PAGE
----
Prosecutors, defense deliver closing arguments in Trump ally Tom Barrack's illegal lobbying trial
(WASHINGTON) — Prosecutors accused former President Donald Trump ally Tom Barrack of “leveraging his access” while the defense accused the prosecution of “misdirection” as closing arguments concluded Tuesday in Barrack’s trial on charges of illegal foreign lobbying.
The government has accused Barrack, a billionaire California real estate investor who ran Trump’s 2016 inaugural committee, of illegally lobbying the Trump campaign and administration on behalf of the United Arab Emirates. The nearly two-month trial included mentions of Trump himself and some of his closest associates.
Prosecutors urged the jury to convict Barrack on charges that he acted as a foreign agent for the UAE from 2016 to 2018 without registering with the Department of Justice. He also faces charges of obstruction and multiple counts of lying to the FBI during a 2019 FBI interview.
“There are two Tom Barracks,” prosecutor Ryan Harris told the jury. “The man who talks about weaving a web of tolerance, and the man he really is when the cameras are off, when no one is watching, when the facade is stripped away — a man ultimately just leveraging his access and influence within the Trump administration to make money and acquire power.”
In exchange for acting under the “direction and control” of the UAE, prosecutors said, UAE officials in turn “unlocked its purse strings” and invested nearly $375 million in Barrack’s business from sovereign wealth funds.
“Mr. Barrack sold the UAE on his political connections,” Harris said.
Barrack has pleaded not guilty to the charges against him. On Tuesday, his attorney said in his summation that there was a “total lack of evidence in this case.”
“Instead of proof of direction and control, I submit to you that throughout this entire case what they have given you is misdirection and control,” Barrack’s attorney, Randall Jackson, told the jury.
During the trial, Barrack testified in his own defense to deny the charges against him, and spent nearly three days on the stand answering questions about his contacts with UAE officials, which he said were part of his long-standing business ties to the Middle East.
Barrack, who at times denounced Trump on the stand, denied prosecutor’s allegations — including that he agreed to act on behalf of the UAE during a spring 2016 meeting with the head of the UAE’s security council.
“Did he ask you if you wanted to be a UAE foreign agent?” his defense attorney, Michael Schachter, asked him during his testimony.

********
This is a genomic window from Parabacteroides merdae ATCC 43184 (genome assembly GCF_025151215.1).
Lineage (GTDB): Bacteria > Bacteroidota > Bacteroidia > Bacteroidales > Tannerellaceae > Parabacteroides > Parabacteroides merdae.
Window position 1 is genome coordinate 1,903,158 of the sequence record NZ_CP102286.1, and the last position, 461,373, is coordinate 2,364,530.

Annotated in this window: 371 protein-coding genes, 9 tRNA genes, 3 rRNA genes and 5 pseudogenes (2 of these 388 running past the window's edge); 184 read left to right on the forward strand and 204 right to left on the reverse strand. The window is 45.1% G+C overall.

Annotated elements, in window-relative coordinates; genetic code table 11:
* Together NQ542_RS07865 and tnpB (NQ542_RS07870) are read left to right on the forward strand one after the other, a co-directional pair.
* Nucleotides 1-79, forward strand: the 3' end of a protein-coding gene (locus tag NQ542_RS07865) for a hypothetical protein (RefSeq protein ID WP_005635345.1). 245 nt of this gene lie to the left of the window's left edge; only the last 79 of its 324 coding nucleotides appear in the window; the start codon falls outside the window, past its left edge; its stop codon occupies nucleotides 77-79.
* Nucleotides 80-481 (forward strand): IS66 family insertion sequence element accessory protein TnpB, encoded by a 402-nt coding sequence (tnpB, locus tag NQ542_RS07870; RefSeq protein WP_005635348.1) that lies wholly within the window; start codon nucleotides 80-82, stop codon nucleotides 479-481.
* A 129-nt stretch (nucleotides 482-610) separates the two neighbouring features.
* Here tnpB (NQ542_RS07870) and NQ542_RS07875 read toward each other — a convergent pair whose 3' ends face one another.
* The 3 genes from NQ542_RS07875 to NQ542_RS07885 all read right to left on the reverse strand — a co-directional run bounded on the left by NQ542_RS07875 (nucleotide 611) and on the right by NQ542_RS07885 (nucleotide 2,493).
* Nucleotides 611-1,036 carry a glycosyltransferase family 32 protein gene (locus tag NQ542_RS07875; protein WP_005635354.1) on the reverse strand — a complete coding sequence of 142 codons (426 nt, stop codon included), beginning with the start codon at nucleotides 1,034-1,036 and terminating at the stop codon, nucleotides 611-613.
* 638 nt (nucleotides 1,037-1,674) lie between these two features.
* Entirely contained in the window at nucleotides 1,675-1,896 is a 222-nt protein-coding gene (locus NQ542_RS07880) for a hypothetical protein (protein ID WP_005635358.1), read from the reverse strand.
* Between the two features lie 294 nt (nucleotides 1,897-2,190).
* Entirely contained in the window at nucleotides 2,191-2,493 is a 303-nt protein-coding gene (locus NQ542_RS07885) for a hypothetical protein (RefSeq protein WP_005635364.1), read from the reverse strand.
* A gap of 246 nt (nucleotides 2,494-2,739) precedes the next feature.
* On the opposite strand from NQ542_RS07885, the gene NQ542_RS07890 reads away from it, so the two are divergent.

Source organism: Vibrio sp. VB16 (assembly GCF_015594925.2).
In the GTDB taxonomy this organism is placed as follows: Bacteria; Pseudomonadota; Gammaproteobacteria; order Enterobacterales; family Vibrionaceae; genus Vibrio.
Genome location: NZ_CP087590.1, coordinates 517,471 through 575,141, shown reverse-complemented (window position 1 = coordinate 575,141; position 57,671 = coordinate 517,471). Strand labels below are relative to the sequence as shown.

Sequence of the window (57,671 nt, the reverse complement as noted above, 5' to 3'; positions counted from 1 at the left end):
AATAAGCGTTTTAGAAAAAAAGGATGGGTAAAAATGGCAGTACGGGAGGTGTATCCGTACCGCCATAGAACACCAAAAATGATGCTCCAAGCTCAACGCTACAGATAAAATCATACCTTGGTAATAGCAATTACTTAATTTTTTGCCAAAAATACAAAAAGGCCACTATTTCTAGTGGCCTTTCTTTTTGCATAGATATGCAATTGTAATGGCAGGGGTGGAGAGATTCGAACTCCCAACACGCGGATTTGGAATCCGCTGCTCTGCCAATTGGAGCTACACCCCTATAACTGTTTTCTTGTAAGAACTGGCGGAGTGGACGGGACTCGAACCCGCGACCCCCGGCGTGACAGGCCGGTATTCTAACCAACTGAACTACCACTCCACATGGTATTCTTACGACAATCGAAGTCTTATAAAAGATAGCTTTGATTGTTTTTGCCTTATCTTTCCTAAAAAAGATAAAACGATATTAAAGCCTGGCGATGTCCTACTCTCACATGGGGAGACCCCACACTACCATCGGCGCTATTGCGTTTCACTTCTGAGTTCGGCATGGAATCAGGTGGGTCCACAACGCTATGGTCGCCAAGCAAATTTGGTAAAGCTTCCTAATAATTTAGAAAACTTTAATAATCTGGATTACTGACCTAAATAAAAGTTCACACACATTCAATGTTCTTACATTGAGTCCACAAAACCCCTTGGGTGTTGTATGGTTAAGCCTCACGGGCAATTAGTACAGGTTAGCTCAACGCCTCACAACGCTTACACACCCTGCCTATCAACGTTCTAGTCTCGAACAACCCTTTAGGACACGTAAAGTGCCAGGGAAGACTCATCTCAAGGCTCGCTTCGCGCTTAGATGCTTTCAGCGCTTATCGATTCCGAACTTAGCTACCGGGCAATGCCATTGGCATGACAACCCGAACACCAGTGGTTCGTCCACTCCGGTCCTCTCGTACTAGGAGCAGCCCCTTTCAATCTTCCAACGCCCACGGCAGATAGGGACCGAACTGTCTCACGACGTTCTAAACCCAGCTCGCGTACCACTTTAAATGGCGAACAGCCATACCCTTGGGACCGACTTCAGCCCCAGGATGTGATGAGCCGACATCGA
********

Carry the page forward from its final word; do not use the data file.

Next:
“No,” replied Barrack.
Barrack, whose family is from Lebanon, testified that his interactions with UAE officials were well-known, and that he did not think there would have been any restrictions on his ability to discuss the Trump campaign’s positions with UAE officials.
“I thought that was actually a great thing,” Barrack said. “The idea of having somebody that had knowledge in both confused arenas that could create some web of understanding and tolerance is what I know we all needed.”
He laughed when asked by his attorney about the government’s allegation that he was working to “manipulate the public” and “spread UAE propaganda.”
“Not at all,” Barrack said.
Barrack also testified that he briefed then-candidate Trump on his interactions with United Arab Emirates officials as he tried to help Trump better understand Middle East issues.
“I talked to President Trump about it, and he said, ‘You do the right thing,'” Barrack testified about one of his meetings with a UAE official.
The high-profile case at times offered a glimpse into the workings of Trump’s inner circle during the 2016 campaign and the early days of his administration, including their contacts with foreign officials. Trump associates including Paul Manafort, Jared Kushner, and Rick Gates were all mentioned over the course of the trial.
The majority of the government’s case rested on hundreds of Barrack’s emails and text messages, which prosecutors and witnesses read aloud to the jury over several days. The correspondences showed Barrack arranging meetings with senior UAE government officials to discuss policy initiatives over the course of several months.
Matthew Grimes, Barrack’s aide at his real estate firm, is also charged in the case and has also pleaded not guilty. Grimes’ attorney, Abbe Lowell, told the jury that prosecutors had “failed miserably” in their case.
The jury is expected to receive the case Wednesday for deliberations, the judge said in court.
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